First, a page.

Italian mammas spend their days measuring their child’s fevers. When a child has the flu, the mamma has to measure the temperature at least four or five times a day to report the specific number — 38.3, 39.1, 37.9 — back to the mother-in-law, husband and pediatrician. An Italian pediatrician under the National Health Service is obliged to visit your child at home if he or she has a fever.
I’ve learned to invent the appropriate fever figures to satisfy my needs — down a few notches for the husband and mother-in-law, up a few if I want the pediatrician to come. The mother’s obsession with her child’s temperature helps him grow and develop into a true Italian hypochondriac, taking full advantage of the national health-care system with frequent blood and urine tests and regular analyses to see if he has skin, stomach or prostate cancer, or other such deadly ailments.
Sometimes I play a little game with Italian male friends. If they say to me they are sick and have a fever, I say “Oh really, how high?” Then I count how many temperatures they give me. For example, a typical response would be, “Now it is 37.5, but last night it was 38 and the night before it went up to 39.” The winner of this game is always Pietro, a 32-year-old who works in my office and is finishing his engineering degree. He lives at home with his mother and frequently is afflicted with fevers. He admits he is little obsessive, but says he measures at least ten times a day and is always ready with the numbers. In between measuring his fever his mother fills him with liquids. She gives him liters of tea with fennel, liters of Rosehips tea, and liters of chicken broth. Then, he says, once he is over his fever and ready to leave the house, she makes him ‘dress like an astronaut’, every inch covered, to resist the severe Roman cold.
In addition, Italians believe that, if you have a fever, you must stay home in bed. It is the favorite excuse for getting out of work, dinners and any sort of unpleasant meetings. No one questions a fever. I’ve noticed whenever a male colleague calls in sick with a fever, he always has 38.9. I’ve heard the same number from friends bowing out of dinner parties, “My husband is in bed with 38.9.” For me, it is enough to know that a colleague is not coming to work or a couple is not coming to dinner. I do not need to know the number, but Italians do.
While an American mom might give a child baby Tylenol, and drag a sick child with her to the supermarket, an Italian mamma would not dare. One day I had an appointment for three-month-old Chiara to have a check-up with Dr. Guidotti. I brought three-year-old Caterina along with me. Caterina had had a fever on and off for several days along with a deep cough. She seemed better, and I had no choice but to bring her along. It was a steaming hot early-September day in Rome and we were dressed in sleeveless dresses.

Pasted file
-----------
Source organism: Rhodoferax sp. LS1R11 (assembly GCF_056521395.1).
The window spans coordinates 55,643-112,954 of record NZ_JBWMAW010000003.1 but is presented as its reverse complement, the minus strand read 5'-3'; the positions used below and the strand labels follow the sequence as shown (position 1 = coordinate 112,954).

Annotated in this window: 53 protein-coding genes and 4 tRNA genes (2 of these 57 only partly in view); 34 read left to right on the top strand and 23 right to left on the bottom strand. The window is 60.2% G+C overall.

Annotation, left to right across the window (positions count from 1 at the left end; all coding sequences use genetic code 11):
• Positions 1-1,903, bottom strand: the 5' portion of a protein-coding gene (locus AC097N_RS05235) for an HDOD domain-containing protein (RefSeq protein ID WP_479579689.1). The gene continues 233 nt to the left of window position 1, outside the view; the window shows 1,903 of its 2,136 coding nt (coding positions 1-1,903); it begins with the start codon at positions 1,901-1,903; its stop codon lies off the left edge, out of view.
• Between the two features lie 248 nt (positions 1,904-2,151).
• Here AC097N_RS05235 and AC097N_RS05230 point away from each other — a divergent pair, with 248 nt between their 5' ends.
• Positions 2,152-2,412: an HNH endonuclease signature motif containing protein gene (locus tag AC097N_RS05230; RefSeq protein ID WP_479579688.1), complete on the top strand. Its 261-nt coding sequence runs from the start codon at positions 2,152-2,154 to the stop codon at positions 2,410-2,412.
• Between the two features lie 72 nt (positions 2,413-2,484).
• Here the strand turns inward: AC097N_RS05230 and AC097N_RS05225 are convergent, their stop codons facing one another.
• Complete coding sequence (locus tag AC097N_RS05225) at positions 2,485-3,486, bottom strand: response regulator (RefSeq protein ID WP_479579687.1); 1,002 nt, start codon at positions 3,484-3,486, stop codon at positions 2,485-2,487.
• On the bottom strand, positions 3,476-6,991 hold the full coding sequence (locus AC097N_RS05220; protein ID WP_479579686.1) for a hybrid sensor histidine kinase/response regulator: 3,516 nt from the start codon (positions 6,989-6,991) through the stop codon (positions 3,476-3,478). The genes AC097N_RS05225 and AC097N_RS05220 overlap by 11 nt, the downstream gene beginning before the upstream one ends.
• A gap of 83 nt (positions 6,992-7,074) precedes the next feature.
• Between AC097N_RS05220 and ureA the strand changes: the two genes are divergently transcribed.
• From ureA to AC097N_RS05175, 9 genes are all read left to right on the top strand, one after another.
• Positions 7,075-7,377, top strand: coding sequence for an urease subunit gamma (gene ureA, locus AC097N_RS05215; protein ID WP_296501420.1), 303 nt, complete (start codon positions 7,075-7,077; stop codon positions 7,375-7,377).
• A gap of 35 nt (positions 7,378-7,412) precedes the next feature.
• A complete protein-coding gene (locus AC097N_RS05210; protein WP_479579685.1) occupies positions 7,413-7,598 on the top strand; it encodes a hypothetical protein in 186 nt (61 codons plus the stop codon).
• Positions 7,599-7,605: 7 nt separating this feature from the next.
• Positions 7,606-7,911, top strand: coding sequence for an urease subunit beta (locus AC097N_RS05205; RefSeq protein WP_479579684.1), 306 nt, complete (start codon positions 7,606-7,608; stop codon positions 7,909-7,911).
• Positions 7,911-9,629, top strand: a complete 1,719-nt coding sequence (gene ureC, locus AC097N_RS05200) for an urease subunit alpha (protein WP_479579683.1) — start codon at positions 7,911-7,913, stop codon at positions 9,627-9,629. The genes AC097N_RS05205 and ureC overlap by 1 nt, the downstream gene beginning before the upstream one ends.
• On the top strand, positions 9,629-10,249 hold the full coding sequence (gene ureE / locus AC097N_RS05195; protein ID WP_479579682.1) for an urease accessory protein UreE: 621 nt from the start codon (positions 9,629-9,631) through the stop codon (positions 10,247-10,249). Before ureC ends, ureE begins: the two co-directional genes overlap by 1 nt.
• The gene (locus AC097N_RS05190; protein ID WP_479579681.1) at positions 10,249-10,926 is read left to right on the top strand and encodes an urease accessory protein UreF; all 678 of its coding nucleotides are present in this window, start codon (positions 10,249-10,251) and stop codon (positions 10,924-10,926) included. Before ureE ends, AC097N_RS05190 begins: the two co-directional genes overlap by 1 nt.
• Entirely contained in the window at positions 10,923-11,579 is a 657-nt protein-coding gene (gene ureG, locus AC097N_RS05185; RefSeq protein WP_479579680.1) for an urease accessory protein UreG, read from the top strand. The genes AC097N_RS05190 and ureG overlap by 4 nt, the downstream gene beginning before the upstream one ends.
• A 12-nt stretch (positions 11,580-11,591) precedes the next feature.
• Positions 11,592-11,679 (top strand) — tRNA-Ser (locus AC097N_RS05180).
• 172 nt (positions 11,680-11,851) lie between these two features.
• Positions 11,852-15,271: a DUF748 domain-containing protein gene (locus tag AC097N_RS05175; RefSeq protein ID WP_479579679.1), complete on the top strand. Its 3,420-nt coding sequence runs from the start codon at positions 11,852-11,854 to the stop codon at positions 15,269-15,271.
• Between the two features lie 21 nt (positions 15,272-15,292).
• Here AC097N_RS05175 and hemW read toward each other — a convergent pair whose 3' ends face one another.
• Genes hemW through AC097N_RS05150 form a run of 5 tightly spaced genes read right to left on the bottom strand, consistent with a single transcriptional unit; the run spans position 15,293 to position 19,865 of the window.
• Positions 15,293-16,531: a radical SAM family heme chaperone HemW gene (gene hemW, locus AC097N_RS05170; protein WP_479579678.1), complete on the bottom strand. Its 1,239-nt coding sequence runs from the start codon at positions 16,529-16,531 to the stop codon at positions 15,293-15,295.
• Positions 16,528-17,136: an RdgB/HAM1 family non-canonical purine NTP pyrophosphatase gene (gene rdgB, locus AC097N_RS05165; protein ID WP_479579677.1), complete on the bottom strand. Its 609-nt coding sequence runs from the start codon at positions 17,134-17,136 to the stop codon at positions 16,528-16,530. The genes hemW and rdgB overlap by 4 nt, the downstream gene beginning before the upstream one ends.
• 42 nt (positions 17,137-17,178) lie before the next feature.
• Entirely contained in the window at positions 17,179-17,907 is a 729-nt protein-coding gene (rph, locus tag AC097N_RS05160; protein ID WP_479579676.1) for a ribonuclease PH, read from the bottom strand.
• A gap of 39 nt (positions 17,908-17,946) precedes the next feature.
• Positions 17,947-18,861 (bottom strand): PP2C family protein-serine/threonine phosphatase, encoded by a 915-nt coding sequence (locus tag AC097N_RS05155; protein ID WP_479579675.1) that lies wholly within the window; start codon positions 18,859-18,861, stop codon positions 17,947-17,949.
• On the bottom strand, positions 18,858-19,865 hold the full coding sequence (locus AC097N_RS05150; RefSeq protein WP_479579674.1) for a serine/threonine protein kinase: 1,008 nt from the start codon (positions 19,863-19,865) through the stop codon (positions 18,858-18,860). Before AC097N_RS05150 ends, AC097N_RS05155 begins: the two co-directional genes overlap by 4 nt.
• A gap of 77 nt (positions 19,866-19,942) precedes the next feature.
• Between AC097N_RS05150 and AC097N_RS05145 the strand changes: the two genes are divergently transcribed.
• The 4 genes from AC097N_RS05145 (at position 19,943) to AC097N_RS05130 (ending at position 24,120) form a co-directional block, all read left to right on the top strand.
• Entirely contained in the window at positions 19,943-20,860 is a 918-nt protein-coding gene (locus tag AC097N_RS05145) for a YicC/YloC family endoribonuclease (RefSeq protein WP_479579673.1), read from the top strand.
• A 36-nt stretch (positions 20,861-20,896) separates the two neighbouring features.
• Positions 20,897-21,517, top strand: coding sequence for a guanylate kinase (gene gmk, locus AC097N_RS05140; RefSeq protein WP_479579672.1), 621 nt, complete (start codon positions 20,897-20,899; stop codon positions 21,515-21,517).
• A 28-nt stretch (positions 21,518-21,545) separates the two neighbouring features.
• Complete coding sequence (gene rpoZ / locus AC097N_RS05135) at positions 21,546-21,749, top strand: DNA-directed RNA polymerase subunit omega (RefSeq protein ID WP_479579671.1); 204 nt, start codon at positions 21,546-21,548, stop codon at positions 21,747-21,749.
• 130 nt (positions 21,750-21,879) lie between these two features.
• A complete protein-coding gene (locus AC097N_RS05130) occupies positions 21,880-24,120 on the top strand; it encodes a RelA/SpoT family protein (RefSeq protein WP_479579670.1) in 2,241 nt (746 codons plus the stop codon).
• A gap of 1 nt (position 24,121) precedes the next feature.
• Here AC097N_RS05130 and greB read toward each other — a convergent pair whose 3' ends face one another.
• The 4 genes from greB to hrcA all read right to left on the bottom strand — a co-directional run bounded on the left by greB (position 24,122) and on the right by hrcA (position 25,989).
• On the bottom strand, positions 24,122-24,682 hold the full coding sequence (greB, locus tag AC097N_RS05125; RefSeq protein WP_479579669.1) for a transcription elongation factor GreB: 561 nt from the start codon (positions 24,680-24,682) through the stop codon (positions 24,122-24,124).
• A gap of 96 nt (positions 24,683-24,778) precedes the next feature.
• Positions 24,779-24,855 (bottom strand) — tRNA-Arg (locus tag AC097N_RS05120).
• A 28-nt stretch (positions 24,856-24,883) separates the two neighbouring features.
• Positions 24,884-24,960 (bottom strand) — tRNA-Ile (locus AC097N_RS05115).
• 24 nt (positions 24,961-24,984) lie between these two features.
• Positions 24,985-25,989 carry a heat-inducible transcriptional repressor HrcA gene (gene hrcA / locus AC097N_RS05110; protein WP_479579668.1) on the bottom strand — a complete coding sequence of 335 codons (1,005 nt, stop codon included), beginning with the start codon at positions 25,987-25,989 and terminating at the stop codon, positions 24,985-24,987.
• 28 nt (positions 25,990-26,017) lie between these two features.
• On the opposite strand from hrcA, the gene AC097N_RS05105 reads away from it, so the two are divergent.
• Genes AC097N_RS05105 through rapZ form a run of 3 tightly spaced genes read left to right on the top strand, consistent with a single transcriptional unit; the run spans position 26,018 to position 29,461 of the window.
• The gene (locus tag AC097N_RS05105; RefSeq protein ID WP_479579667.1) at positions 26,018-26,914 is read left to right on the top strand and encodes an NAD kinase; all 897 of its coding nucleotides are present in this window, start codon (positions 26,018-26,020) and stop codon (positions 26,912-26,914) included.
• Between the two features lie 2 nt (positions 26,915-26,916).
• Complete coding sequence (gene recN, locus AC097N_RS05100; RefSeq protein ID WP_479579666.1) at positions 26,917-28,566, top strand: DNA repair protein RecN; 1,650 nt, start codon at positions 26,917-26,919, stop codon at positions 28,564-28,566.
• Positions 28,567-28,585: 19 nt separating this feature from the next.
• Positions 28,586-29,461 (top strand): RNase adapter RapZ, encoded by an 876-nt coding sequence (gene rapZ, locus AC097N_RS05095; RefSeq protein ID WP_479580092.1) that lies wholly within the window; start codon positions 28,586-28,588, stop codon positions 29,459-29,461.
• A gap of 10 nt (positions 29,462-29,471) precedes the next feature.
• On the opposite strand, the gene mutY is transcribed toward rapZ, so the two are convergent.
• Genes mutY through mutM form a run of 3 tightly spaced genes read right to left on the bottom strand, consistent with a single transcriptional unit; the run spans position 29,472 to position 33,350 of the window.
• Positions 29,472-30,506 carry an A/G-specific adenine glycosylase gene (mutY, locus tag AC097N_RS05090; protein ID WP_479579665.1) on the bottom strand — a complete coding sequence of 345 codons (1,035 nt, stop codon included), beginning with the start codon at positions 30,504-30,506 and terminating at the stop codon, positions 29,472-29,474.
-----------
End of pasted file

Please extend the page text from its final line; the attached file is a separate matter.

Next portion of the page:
As I walked towards the door of the doctor’s office, a couple raced past me carrying something. They stopped at the doorway, ringing furiously at the bell. As we got nearer, we could see the father had a boy, who must have been about three, in his arms. The boy was wrapped up in several baby blankets and we could only see his sweaty face. The mother continued frantically pressing the bell. No response. “Porco Giuda,” cursed the father. clutching his son tightly, “Porco Giuda.” “Are you going to see Dr. Guidotti?” I enquired. “Yes, but, Porco Giuda, where is he? “ responded the father clearly about to have a nervous breakdown. “Is your son okay?” I asked. The father glared at me with desperation in his eyes, “No, he has had a fever of 38.3 for three days now.” “Oh, so has my daughter,” I responded, looking down at Caterina who was about to engage in her favorite trick of pouncing on the handle of the baby carriage in order to tip it over and send baby Chiara flying. Both parents looked at me, their mouths agape in horror. At that moment someone buzzed the door open and the agitated parents charged up the stairs, leaving me struggling up with my baby carriage and rambunctious three-year-old.
It can be convenient to play with the fever numbers and all Italian mammas do it. A mamma can call her local pediatrician any time on her cell phone, declare fever and, by law, the doctor must make a home visit. It took me years to figure out this handy system, but finally, through Italian mamma friends, I caught on.
My local public health service pediatrician, Doctor Blassetti, is a wonderful, calm efficient, woman who can nail an illness in a few seconds flat. Because her services are free, she must see millions of sick kids a year. And someone that sees millions of sick kids a year develops some pretty good instincts. She is helped by her assistant, the indomitable Signora Luisa, who runs the waiting room like a military general while wielding the telephone in one hand, shaking off endless calls by anxious mammas. Signora Luisa is the only person in this world who has succeeded in making my three little beasts sit quietly and behave in a waiting room.
Despite her tranquil manner, Doctor Blassetti’s first question on the phone is always, “How high is the fever?”
One day. in exasperation, I said laughingly, “I have three kids sick with the flu. They’ve all been running a fever for days and I cannot be bothered to measure it. I just feel their foreheads.” Big mistake. “Well, measure now then, and call me back,” she responded firmly. So I waited ten minutes and called her back, “Nico 39.6, Caterina 38.1, and Chiara 38.3.”